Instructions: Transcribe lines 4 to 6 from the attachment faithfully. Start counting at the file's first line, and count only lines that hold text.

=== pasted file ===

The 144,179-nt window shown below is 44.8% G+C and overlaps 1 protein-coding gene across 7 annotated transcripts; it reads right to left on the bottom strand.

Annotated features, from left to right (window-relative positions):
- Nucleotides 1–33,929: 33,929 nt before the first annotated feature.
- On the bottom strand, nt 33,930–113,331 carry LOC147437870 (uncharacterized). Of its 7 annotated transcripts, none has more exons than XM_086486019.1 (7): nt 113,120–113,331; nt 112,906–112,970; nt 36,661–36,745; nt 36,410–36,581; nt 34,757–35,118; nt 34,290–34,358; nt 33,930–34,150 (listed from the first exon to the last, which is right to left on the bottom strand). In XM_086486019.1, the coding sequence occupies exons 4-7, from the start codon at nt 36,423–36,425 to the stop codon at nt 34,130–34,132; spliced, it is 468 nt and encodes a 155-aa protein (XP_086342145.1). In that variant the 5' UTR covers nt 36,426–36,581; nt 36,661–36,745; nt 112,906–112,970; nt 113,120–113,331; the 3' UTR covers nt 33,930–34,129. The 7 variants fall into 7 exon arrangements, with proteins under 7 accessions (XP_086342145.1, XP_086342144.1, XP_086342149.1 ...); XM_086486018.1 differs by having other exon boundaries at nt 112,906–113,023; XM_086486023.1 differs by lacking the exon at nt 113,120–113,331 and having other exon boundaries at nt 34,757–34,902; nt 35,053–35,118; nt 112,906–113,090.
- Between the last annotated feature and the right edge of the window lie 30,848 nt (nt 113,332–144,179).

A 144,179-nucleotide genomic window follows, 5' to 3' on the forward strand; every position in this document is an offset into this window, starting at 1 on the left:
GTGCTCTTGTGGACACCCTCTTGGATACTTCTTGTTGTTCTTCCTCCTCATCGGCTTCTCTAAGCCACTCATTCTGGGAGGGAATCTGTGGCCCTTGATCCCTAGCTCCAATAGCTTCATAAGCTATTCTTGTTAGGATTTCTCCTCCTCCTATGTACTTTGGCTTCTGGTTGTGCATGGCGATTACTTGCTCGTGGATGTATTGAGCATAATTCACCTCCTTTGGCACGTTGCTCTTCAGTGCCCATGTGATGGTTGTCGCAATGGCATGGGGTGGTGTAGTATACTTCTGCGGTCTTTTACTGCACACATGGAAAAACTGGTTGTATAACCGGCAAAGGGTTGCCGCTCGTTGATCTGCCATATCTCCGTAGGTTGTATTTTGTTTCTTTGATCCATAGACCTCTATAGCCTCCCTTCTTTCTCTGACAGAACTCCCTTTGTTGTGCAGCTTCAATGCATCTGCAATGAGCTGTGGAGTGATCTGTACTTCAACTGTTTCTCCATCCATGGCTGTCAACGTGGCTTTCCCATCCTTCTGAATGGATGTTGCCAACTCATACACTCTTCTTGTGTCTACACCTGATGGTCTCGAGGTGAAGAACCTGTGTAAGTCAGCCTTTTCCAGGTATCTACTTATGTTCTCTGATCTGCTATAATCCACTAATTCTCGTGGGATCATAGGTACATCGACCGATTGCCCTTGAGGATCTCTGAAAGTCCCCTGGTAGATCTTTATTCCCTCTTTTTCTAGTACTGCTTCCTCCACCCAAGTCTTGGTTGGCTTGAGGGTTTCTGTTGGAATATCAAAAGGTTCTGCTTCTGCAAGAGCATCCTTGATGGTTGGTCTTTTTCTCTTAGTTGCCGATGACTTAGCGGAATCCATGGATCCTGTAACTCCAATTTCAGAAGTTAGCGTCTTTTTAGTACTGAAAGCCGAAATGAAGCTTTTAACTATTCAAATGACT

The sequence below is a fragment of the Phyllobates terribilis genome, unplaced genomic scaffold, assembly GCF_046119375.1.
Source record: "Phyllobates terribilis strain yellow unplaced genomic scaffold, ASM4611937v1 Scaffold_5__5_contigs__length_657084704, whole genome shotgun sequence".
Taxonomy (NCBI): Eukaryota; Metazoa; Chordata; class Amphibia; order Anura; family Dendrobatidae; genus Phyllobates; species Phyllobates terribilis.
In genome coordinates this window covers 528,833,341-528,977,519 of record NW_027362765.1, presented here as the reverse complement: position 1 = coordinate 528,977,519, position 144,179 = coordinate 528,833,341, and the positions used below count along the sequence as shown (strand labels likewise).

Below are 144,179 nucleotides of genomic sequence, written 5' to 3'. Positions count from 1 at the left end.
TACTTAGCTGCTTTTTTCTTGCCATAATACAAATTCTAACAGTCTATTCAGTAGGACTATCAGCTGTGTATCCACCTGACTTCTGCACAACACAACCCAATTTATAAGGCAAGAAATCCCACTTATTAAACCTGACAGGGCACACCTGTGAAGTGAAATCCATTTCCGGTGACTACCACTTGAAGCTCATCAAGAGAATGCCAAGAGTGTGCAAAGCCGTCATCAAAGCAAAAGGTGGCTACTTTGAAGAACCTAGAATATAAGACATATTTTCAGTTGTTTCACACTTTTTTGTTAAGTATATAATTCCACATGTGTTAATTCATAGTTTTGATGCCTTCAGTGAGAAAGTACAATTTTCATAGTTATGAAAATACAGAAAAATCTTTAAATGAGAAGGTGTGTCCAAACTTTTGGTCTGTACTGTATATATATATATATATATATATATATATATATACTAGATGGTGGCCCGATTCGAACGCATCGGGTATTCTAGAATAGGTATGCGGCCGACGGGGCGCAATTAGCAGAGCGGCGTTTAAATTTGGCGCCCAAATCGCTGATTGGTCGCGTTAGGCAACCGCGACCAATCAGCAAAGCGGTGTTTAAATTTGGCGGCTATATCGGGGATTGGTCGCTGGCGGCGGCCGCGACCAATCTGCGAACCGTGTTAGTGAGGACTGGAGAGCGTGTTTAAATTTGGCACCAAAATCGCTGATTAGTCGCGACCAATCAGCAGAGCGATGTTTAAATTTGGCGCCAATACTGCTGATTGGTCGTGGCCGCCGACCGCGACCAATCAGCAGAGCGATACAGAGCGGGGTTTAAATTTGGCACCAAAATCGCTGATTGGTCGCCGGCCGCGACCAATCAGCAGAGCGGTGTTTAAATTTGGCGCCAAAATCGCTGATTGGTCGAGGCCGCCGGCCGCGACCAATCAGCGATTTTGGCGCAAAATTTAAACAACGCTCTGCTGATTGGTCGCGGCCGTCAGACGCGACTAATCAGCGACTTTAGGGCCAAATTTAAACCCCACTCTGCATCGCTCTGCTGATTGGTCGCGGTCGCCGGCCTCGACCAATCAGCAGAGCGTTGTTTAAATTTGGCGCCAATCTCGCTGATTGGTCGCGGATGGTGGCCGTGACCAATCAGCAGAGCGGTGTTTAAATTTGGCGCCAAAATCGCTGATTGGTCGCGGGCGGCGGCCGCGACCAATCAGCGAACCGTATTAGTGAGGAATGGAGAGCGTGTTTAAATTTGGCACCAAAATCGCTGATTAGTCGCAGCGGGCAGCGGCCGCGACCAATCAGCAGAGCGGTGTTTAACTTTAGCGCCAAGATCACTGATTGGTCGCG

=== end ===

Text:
- On the bottom strand, nt 33,930–113,331 carry LOC147437870 (uncharacterized). Of its 7 annotated transcripts, none has more exons than XM_086486019.1 (7): nt 113,120–113,331; nt 112,906–112,970; nt 36,661–36,745; nt 36,410–36,581; nt 34,757–35,118; nt 34,290–34,358; nt 33,930–34,150 (listed from the first exon to the last, which is right to left on the bottom strand). In XM_086486019.1, the coding sequence occupies exons 4-7, from the start codon at nt 36,423–36,425 to the stop codon at nt 34,130–34,132; spliced, it is 468 nt and encodes a 155-aa protein (XP_086342145.1). In that variant the 5' UTR covers nt 36,426–36,581; nt 36,661–36,745; nt 112,906–112,970; nt 113,120–113,331; the 3' UTR covers nt 33,930–34,129. The 7 variants fall into 7 exon arrangements, with proteins under 7 accessions (XP_086342145.1, XP_086342144.1, XP_086342149.1 ...); XM_086486018.1 differs by having other exon boundaries at nt 112,906–113,023; XM_086486023.1 differs by lacking the exon at nt 113,120–113,331 and having other exon boundaries at nt 34,757–34,902; nt 35,053–35,118; nt 112,906–113,090.
- Between the last annotated feature and the right edge of the window lie 30,848 nt (nt 113,332–144,179).

A 144,179-nucleotide genomic window follows, 5' to 3' on the forward strand; every position in this document is an offset into this window, starting at 1 on the left: